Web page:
As a consequence, we get key = 1, and value = 111, in the first loop.

Mostly the printing. After doing some experimenting, I got how that works. The printing using that ‘f’ is interesting. I’ll dive into the documentation on that. Thanks.

Thanks! I have been doing some experimenting. I didn’t realize you could do a ‘for x,y in’ and it would collect the key, value pair. That makes sense now. But you’d think there’d be a json call that would do that already. Maybe there is. There’s still more to learn. Appreciate the help!!


When you call res = json.loads(text), text, being in json format, is converted to a dictionary, a python data structure. At this point you’re not working with json anymore but in pure python, so there cannot be a json call to print (or do anything to) res.

Fyi, if all you want is to print the content of res, you can just print(res). The for key, value in res.item() is to iterate res and do anything with it. It’s more powerful, more flexible, but arguably overkill if you just want to see what’s inside.

I guess by “a json call” you mean “a function in the json module”; and I guess “that” refers to “collect[ing] the key, value pair”. But this still doesn’t make sense. The data is already as “collected” as it gets. The point of using the json library is that the raw text input is transformed into a Python data structure (a list or dict that may contain more lists/dicts, etc. arranged in a tree structure). Once you have that data, it’s just ordinary lists and dicts; they have no memory of how they were created, and working with them is done the same way as if you had obtained the data by any other means.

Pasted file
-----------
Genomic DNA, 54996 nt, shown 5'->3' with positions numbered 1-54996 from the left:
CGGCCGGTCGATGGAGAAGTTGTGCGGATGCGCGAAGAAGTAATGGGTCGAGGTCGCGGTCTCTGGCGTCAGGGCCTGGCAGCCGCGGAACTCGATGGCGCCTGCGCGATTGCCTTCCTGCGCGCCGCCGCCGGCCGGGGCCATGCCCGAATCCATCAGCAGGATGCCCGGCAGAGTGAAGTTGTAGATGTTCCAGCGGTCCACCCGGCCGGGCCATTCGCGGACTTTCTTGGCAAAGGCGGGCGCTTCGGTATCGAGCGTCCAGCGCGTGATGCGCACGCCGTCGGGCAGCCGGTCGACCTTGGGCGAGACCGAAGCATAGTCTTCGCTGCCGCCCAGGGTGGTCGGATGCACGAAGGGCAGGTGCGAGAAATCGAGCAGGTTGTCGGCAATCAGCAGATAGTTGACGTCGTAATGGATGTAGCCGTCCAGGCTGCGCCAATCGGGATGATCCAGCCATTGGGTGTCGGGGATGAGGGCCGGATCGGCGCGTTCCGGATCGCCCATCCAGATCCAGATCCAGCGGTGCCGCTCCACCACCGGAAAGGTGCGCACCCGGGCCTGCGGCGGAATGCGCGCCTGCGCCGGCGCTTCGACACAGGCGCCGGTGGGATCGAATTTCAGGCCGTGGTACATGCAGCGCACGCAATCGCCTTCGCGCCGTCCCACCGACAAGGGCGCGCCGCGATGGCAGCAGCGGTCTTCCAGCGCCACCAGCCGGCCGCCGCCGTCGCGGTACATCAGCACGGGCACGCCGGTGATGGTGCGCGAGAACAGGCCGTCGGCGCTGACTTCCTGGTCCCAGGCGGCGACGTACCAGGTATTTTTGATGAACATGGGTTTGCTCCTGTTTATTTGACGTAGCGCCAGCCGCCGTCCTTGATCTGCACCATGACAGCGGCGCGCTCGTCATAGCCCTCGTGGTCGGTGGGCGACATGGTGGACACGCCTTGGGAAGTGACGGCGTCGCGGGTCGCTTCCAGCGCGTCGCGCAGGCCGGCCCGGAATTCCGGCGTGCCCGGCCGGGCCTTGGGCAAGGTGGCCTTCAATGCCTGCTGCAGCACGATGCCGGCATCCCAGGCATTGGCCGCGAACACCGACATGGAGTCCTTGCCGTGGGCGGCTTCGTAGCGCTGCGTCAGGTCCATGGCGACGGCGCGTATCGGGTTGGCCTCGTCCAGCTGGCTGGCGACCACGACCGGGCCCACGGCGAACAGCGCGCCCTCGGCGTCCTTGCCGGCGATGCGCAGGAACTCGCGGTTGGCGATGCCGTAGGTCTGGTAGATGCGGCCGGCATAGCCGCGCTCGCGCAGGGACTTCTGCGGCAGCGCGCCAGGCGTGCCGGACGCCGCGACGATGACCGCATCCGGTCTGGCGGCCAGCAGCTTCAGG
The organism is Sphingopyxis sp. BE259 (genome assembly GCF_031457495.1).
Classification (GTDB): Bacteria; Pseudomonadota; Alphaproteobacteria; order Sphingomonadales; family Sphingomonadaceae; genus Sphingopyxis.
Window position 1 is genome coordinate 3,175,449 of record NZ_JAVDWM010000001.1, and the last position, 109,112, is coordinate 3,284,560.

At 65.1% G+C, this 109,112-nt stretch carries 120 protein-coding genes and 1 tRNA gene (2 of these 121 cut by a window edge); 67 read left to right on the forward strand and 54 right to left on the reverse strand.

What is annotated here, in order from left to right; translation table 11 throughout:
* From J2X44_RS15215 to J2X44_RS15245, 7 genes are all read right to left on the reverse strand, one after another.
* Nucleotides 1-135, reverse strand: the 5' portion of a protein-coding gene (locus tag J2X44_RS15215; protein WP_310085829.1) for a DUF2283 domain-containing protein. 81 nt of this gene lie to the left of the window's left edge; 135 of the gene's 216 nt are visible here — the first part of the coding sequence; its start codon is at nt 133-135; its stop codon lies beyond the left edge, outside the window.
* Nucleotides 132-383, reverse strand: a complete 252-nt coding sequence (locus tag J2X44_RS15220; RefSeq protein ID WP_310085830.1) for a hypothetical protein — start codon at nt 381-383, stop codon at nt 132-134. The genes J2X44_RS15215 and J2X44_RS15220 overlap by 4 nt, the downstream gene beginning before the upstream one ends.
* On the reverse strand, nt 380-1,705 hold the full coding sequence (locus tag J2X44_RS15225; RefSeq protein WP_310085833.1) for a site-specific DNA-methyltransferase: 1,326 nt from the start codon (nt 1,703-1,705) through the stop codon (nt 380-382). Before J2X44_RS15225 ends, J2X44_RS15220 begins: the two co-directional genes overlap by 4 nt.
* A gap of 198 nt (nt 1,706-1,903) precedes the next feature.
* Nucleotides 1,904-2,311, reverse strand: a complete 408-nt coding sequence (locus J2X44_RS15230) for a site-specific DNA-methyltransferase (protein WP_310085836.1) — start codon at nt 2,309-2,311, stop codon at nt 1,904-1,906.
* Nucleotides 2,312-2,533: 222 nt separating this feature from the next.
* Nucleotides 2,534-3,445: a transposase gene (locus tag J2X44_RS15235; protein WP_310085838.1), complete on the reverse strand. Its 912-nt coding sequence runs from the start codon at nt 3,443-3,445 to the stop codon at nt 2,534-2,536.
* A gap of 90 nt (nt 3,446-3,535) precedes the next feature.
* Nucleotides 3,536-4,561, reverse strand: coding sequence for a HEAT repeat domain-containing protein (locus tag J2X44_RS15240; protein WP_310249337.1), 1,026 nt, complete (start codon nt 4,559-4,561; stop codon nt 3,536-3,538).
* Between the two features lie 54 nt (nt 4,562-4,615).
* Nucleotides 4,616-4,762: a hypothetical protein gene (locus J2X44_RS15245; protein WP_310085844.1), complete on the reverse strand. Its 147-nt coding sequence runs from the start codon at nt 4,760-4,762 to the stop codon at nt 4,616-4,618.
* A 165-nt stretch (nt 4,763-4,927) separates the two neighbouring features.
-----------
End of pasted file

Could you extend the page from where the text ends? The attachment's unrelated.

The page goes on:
The purpose of a loop like this is to take apart the collected data, so that (in this case) each piece can be given to print separately. It wouldn’t be the responsibility of the json library to give you any code for this, first because it’s not a task specific to JSON, and second because there are arbitrarily many things you might want to do with the data. Looping over the .items of the dict gives you key/value pairs; the key, value in part of the loop syntax unpacks each pair into separate variables. That’s all standard Python stuff, and what you do from there (in the body of the loop) is up to you.

If you just want to see the entire chunk of data, you can print(res). That’s because dicts already know how to make a string representation of themselves. That again has nothing to do with JSON. But in this case you don’t have any control over the formatting; it’s up to the dict’s own logic. You may also be interested in the pprint standard library module; I’ll let you research that yourself.

The f'...' syntax isn’t part of print(), it’s part of string
literals - you’re looking for “format strings” or “f-strings”.

print() itself is pretty simple: it writes str(obj) to the output
for each argument obj, with a space separating each item and a newline
at the end. There are a few optional parameters for changing the
separator (normally a space) and the output file (normally the standard
output, sys.stdout), etc.

str() of a string is just the string itself. str() or another object
depends on the object.